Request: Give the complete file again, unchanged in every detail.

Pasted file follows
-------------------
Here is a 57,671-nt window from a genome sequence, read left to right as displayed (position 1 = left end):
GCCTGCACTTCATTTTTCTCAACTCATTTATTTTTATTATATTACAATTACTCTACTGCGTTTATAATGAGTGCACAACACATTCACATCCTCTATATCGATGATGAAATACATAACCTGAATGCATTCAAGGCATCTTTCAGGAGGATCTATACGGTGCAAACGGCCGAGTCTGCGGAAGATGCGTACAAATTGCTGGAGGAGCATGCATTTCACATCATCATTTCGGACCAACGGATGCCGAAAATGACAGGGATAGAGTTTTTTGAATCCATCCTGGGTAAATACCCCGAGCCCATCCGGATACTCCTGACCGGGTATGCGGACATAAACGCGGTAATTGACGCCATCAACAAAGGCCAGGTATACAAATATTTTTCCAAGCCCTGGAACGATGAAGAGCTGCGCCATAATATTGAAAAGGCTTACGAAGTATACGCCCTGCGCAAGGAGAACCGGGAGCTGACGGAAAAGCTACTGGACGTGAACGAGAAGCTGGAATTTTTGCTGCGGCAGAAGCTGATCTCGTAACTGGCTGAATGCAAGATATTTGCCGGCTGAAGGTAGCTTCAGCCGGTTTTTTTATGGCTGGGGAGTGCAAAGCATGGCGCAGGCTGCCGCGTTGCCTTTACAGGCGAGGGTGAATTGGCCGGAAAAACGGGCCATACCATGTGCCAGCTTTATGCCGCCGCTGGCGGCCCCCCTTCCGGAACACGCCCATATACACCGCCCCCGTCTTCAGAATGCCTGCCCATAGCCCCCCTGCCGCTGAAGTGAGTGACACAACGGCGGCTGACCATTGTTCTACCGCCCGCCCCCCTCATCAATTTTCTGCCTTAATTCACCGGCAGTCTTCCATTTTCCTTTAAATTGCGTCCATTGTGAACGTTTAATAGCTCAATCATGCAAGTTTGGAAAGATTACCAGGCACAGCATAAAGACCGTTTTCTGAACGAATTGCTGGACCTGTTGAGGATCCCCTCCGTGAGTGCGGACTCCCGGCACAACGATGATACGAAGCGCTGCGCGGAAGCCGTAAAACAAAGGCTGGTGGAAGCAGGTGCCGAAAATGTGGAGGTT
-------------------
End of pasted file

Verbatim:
Here is a 57,671-nt window from a genome sequence, read left to right as displayed (position 1 = left end):
GCCTGCACTTCATTTTTCTCAACTCATTTATTTTTATTATATTACAATTACTCTACTGCGTTTATAATGAGTGCACAACACATTCACATCCTCTATATCGATGATGAAATACATAACCTGAATGCATTCAAGGCATCTTTCAGGAGGATCTATACGGTGCAAACGGCCGAGTCTGCGGAAGATGCGTACAAATTGCTGGAGGAGCATGCATTTCACATCATCATTTCGGACCAACGGATGCCGAAAATGACAGGGATAGAGTTTTTTGAATCCATCCTGGGTAAATACCCCGAGCCCATCCGGATACTCCTGACCGGGTATGCGGACATAAACGCGGTAATTGACGCCATCAACAAAGGCCAGGTATACAAATATTTTTCCAAGCCCTGGAACGATGAAGAGCTGCGCCATAATATTGAAAAGGCTTACGAAGTATACGCCCTGCGCAAGGAGAACCGGGAGCTGACGGAAAAGCTACTGGACGTGAACGAGAAGCTGGAATTTTTGCTGCGGCAGAAGCTGATCTCGTAACTGGCTGAATGCAAGATATTTGCCGGCTGAAGGTAGCTTCAGCCGGTTTTTTTATGGCTGGGGAGTGCAAAGCATGGCGCAGGCTGCCGCGTTGCCTTTACAGGCGAGGGTGAATTGGCCGGAAAAACGGGCCATACCATGTGCCAGCTTTATGCCGCCGCTGGCGGCCCCCCTTCCGGAACACGCCCATATACACCGCCCCCGTCTTCAGAATGCCTGCCCATAGCCCCCCTGCCGCTGAAGTGAGTGACACAACGGCGGCTGACCATTGTTCTACCGCCCGCCCCCCTCATCAATTTTCTGCCTTAATTCACCGGCAGTCTTCCATTTTCCTTTAAATTGCGTCCATTGTGAACGTTTAATAGCTCAATCATGCAAGTTTGGAAAGATTACCAGGCACAGCATAAAGACCGTTTTCTGAACGAATTGCTGGACCTGTTGAGGATCCCCTCCGTGAGTGCGGACTCCCGGCACAACGATGATACGAAGCGCTGCGCGGAAGCCGTAAAACAAAGGCTGGTGGAAGCAGGTGCCGAAAATGTGGAGGTT